Southern Country International received millions of dollars from Mr. Epstein’s estate in December.
In the years after Jeffrey Epstein registered as a sex offender, he closed his money management firm and started a business to develop algorithms and mine DNA and financial databases.
Then he set up a bank.
In a banking license application reviewed by The New York Times, Mr. Epstein described himself as one of the investing world’s “pioneers” and said he wanted to pursue the “dynamic discipline of international banking.”
Officials in the Virgin Islands, the United States territory where Mr. Epstein set up most of his businesses, approved a license for him in 2014 to run one of the territory’s first international banking entities, a specialized bank that can do business only with offshore clients. The approval was unusual, given Mr. Epstein’s status as a convicted sex offender.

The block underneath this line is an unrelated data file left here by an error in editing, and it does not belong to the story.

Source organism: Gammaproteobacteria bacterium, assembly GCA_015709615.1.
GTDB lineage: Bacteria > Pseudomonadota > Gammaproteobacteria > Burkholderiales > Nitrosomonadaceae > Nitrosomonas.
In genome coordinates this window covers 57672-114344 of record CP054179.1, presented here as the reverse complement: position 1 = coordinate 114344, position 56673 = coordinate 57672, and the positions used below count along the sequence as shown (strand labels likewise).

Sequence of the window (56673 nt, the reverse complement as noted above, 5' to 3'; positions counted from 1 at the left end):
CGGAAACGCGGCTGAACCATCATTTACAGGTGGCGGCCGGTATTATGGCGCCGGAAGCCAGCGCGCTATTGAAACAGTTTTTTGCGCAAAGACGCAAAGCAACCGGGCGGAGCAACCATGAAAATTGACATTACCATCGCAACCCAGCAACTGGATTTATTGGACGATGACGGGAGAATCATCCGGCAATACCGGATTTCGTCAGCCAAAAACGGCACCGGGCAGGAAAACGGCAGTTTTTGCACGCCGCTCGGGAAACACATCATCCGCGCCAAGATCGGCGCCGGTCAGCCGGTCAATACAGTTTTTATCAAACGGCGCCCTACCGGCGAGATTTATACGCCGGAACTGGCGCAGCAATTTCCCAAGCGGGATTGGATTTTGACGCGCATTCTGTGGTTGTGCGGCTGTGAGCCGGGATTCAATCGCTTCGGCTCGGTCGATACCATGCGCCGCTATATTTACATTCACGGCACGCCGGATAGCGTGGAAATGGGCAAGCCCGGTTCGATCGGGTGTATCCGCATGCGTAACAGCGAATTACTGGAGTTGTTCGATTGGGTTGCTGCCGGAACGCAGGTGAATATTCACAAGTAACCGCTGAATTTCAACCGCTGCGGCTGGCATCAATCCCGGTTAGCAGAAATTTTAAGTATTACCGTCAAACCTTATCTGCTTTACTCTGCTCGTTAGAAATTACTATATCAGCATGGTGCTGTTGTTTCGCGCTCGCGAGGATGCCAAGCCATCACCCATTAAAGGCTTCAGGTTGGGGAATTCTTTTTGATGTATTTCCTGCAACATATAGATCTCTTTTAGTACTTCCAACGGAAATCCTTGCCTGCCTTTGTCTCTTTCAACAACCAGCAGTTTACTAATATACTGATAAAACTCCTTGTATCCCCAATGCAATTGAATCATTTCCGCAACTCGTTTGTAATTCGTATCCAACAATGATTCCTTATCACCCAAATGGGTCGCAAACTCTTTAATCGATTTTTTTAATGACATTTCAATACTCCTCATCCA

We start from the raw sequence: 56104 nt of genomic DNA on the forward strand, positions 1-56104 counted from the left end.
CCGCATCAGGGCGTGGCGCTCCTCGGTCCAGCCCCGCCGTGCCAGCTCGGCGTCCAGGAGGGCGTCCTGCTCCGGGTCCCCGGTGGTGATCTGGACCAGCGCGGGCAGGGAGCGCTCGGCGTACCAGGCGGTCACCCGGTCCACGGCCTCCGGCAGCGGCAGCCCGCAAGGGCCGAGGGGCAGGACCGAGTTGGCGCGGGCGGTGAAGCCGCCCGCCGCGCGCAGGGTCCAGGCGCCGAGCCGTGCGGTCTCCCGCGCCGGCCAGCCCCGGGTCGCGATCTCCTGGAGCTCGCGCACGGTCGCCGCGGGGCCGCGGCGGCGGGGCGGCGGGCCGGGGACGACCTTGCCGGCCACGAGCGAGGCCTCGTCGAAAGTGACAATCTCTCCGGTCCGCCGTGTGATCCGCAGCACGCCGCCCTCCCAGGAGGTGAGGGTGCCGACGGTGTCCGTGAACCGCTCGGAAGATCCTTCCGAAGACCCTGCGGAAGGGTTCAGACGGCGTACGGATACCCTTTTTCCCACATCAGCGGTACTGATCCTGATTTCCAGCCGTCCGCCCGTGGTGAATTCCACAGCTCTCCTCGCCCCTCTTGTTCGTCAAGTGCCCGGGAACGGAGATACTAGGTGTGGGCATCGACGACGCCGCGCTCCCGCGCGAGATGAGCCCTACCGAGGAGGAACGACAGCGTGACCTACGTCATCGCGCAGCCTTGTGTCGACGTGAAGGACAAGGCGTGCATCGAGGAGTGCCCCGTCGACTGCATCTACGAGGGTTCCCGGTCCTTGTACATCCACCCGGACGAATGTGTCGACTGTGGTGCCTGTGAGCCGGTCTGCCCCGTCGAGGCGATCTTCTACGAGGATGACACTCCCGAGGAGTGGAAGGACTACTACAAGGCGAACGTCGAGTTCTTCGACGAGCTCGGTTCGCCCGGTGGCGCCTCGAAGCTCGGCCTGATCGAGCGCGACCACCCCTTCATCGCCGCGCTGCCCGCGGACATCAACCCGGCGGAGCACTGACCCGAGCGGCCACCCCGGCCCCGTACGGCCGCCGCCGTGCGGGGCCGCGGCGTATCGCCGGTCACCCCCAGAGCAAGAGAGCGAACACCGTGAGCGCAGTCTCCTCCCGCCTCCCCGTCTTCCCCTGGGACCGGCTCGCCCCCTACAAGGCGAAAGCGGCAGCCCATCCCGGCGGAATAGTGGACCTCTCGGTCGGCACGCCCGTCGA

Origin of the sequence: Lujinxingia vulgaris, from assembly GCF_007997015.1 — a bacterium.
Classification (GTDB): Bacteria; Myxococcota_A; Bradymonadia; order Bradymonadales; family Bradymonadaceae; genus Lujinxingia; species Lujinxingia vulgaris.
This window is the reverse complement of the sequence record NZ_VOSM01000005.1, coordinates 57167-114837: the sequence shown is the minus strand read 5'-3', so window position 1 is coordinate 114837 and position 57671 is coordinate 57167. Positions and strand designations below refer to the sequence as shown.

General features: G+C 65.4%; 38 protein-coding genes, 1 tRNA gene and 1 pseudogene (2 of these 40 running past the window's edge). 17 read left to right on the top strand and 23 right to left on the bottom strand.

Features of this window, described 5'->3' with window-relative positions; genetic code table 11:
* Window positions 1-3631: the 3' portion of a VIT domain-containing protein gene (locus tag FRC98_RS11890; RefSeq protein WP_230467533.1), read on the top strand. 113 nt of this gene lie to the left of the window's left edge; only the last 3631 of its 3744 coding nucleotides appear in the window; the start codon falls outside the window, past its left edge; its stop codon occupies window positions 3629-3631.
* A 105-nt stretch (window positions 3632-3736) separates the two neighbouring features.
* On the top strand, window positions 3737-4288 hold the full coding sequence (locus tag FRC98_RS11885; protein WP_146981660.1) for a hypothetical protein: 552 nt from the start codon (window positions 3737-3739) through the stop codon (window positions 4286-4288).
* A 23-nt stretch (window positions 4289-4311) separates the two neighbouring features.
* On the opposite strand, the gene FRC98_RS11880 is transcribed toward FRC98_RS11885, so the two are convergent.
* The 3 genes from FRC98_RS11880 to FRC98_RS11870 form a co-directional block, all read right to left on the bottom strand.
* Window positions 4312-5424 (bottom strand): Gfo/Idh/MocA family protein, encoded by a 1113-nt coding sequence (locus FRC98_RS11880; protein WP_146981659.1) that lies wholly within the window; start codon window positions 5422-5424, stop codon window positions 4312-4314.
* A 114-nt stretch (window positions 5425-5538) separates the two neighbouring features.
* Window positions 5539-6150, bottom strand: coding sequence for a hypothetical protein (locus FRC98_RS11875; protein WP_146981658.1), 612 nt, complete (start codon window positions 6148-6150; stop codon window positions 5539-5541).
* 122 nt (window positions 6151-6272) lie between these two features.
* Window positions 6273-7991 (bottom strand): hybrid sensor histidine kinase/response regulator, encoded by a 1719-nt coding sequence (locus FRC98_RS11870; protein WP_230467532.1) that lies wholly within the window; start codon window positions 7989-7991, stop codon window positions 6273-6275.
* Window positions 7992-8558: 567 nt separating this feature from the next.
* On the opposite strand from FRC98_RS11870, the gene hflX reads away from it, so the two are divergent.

The bank, Southern Country International, renewed its license for each of the next five years, but it’s unclear whether it conducted any business or had any customers. Mr. Epstein, who died while in federal custody last summer following his arrest on sex trafficking charges, does not appear to have done any marketing for the bank or hired much staff.
The bank was created under a territorial law that lacked many of the oversight requirements banks are usually subject to, and its regulatory file is largely empty. A lawyer for Mr. Epstein told officials in the Virgin Islands in 2018 that Southern Country had not commenced operations. And regulators in the territory said they did not exercise oversight of the bank because it did not appear to be doing any business.
And yet, after Mr. Epstein’s death, his estate transferred more than $12 million to Southern Country, according to court documents.